When working with adult women, menstrual attitudes can be reframed, resulting in an improved ability to cope with perimenstrual symptoms (Morse, 1997, 1999). One of the areas that help with this reframing is increased social support (Lee and Rittenhouse, 1992; Morse, 1999). With our emphasis on treating all aspects of a patient’s life, we already address the area through naturopathic management, but knowing this can give us extra incentive to do so.

Vis Medicatrix Naturae

Discussion of this area of a woman’s life, including education, compassion and importance as a health indicator, can rightly lead her to the conclusion that a conventional attitude about the menstrual cycle (and the tools that come out of it) is a significant obstacle to cure. This is a difficult area to address, because even the most dedicated of natural enthusiasts will find it hard to accept. We have diminished the view of menses as a natural process, with little appreciation of it as unique and universal to all women. In less developed countries, attitudes are different, with more understanding of the “naturalness” of the menstrual cycle (Chaturvedi and Chandra, 1991; Hoerster et al., 2003); however, some of these women also report menses as more bothersome or debilitating (Anson, 1999).

Have we lost this sense completely, which to many is tantamount to losing our natural female power? I don’t think so. There is some remnant of the appreciation of the power of the menstrual cycle in individual women, and in our society. Despite the availability of extended OCPs, a majority (59%) of women stated they would be interested in them, but only one-third of them would choose to never have a period (Andrist, 2004). Women who were not interested in menstrual suppression said they would be anxious about not having a menstrual flow and that it would not be normal (Andrist, 2004).

By using our unique tools and principles as naturopathic physicians, we are in an excellent position to help women regain and appreciate the power of menstruation. As with many things naturopathic, we start to change attitudes one patient at a time.

References

American Academy of Pediatrics Committee on Adolescence, Pediatrics 118(5):2245-2250, 2006.

Andrist LC et al: The need to bleed: women’s attitudes and beliefs about menstrual suppression, J Am Acad Nurse Pract 16(1):31-7, 2004.

Andrist LC et al: Women’s and providers’ attitudes toward menstrual suppression with extended use of oral contraceptives, Contraception 70(5):359-63, 2004.

Anson O: Exploring the bio-psycho-social approach to premenstrual experiences, Soc Sci Med 49(1):67-80, 1999.

Byles JE et al: ‘It would be good to know you’re not alone’: the health care needs of women with menstrual symptoms, Fam Pract 14(3):249-54, 1997.

Chaturvedi SK and Chandra PS: Sociocultural aspects of menstrual attitudes and premenstrual experiences in India, Soc Sci Med 32(3):349-51, 1991.

Geller SE et al: Differences in menstrual bleeding characteristics, functional status, and attitudes toward menstruation in three groups of women, J Womens Health Gend Based Med 8(4):533-40, 1999.

Hoerster KD et al: Attitudes toward and experience with menstruation in the US and India, Women Health 38(3):77-95, 2003.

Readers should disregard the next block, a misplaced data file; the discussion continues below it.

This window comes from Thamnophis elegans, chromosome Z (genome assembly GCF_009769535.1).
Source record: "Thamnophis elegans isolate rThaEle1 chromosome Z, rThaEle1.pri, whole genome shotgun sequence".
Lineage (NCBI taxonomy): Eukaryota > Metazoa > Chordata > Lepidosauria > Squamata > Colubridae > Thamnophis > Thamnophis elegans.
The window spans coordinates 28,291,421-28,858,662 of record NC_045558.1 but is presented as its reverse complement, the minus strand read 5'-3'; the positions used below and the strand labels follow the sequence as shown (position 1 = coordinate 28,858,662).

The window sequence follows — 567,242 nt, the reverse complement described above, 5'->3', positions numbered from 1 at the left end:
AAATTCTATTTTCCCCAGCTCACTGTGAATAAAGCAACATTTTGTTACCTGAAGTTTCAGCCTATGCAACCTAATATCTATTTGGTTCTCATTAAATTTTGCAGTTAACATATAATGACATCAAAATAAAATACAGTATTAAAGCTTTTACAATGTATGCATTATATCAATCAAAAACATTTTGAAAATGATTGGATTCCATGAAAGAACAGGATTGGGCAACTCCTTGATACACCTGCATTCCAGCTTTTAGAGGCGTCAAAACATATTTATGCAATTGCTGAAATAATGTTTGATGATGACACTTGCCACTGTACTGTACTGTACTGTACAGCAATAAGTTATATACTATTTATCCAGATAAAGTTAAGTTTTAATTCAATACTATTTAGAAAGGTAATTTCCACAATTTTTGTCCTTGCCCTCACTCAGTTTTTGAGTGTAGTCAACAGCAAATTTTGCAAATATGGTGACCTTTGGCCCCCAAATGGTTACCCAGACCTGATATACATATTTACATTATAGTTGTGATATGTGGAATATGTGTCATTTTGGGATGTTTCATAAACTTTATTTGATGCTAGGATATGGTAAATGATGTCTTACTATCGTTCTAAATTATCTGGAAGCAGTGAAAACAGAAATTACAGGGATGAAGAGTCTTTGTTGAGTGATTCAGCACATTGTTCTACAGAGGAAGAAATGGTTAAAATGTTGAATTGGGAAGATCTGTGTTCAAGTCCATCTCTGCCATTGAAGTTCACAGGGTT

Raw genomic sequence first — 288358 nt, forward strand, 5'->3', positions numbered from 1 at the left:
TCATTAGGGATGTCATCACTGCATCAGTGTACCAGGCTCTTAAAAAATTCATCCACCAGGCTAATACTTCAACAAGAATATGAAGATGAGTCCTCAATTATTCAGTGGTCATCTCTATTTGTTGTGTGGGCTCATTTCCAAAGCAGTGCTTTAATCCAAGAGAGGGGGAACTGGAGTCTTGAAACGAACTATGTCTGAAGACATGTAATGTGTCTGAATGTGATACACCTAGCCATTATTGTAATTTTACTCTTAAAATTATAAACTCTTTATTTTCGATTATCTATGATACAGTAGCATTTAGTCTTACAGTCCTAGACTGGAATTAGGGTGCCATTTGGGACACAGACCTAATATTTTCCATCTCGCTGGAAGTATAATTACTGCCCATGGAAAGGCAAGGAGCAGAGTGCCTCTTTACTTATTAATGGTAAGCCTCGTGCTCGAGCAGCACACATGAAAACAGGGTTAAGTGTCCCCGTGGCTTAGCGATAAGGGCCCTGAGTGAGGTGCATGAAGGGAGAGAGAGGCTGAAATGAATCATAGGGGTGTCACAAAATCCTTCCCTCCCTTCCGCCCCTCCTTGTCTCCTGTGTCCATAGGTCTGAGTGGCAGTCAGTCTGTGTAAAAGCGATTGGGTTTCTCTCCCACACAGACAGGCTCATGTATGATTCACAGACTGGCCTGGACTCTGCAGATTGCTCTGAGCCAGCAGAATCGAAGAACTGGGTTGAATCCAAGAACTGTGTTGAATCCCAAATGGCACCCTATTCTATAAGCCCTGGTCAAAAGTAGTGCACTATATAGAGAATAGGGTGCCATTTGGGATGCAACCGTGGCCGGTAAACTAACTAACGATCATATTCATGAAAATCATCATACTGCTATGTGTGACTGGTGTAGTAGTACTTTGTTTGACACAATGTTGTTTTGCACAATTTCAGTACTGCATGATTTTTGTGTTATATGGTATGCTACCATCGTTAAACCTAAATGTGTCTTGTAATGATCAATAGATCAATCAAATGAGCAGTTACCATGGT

Koff E and Rierdan J: Premenarcheal expectations and postmenarcheal experiences of positive and negative menstrual related changes, J Adolesc Health 18(4):286-91, 1996.

Koff E and Rierdan J: Preparing girls for menstruation: recommendations from adolescent girls, Adolescence 30(120):795-811, 1995.

Koff E et al: Conceptions and misconceptions of the menstrual cycle, Women Health 16(3-4):119-36, 1990.

Lee KA and Rittenhouse CA: Health and perimenstrual symptoms: health outcomes for employed women who experience perimenstrual symptoms, Women Health 19(1):65-78, 1992.

Marvan ML and Cortes-Iniestra S: Women’s beliefs about the prevalence of premenstrual syndrome and biases in recall of premenstrual changes, Health Psychol, 20(4):276-80, 2001.

McPherson ME and Korfine L: Menstruation across time: menarche, menstrual attitudes, experiences, and behaviors, Womens Health Issues 14(6):193-200, 2004.

Morse GG: Positively reframing perceptions of the menstrual cycle among women with premenstrual syndrome, J Obstet Gynecol Neonatal Nurs 28(2):165-74, 1999.

Morse GG: Effect of positive reframing and social support on perception of perimenstrual changes among women with premenstrual syndrome, Health Care Women Int 18(2):175-93, 1997.

Rembeck GI and Gunnarsson RK: Improving pre- and post-menarcheal 12-year-old girls’ attitudes toward menstruation, Health Care Women Int 25(7):680-98, 2004.

Rierdan J and Koff E: Premenarcheal predictors of the experience of menarche: a prospective study, J Adolesc Health Care 11(5):404-7, 1990.

Sveinsdottir H et al: Whose voice? Whose experiences? Women’s qualitative accounts of general and private discussion of premenstrual syndrome, Scand J Caring Sci 16(4):414-23, 2002.


connernewKristina Conner, ND graduated in 2001 from Bastyr University. She completed her residency at the University of Bridgeport, College of Naturopathic Medicine, where she also served as clinical faculty and clinic coordinator. Following that, she had a private practice in Indiana. Dr. Conner recently joined the faculty in the naturopathic medicine department at the National University of Health Sciences in Lombard, Ill.